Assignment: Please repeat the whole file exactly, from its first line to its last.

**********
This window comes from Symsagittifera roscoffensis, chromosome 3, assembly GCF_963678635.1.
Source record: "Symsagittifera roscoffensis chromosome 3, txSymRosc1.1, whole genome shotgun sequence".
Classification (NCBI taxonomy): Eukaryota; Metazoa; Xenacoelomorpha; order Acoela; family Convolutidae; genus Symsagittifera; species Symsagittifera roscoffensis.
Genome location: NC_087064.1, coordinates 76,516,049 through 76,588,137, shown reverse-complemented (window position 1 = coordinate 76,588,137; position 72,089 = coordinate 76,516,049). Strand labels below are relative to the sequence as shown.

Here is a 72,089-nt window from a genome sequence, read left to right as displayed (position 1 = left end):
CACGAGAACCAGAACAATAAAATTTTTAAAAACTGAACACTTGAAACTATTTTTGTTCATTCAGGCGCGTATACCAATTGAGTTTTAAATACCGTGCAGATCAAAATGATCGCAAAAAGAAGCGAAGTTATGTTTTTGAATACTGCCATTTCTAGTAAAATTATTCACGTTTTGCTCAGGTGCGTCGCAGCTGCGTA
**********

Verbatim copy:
This window comes from Symsagittifera roscoffensis, chromosome 3, assembly GCF_963678635.1.
Source record: "Symsagittifera roscoffensis chromosome 3, txSymRosc1.1, whole genome shotgun sequence".
Classification (NCBI taxonomy): Eukaryota; Metazoa; Xenacoelomorpha; order Acoela; family Convolutidae; genus Symsagittifera; species Symsagittifera roscoffensis.
Genome location: NC_087064.1, coordinates 76,516,049 through 76,588,137, shown reverse-complemented (window position 1 = coordinate 76,588,137; position 72,089 = coordinate 76,516,049). Strand labels below are relative to the sequence as shown.

Here is a 72,089-nt window from a genome sequence, read left to right as displayed (position 1 = left end):
CACGAGAACCAGAACAATAAAATTTTTAAAAACTGAACACTTGAAACTATTTTTGTTCATTCAGGCGCGTATACCAATTGAGTTTTAAATACCGTGCAGATCAAAATGATCGCAAAAAGAAGCGAAGTTATGTTTTTGAATACTGCCATTTCTAGTAAAATTATTCACGTTTTGCTCAGGTGCGTCGCAGCTGCGTA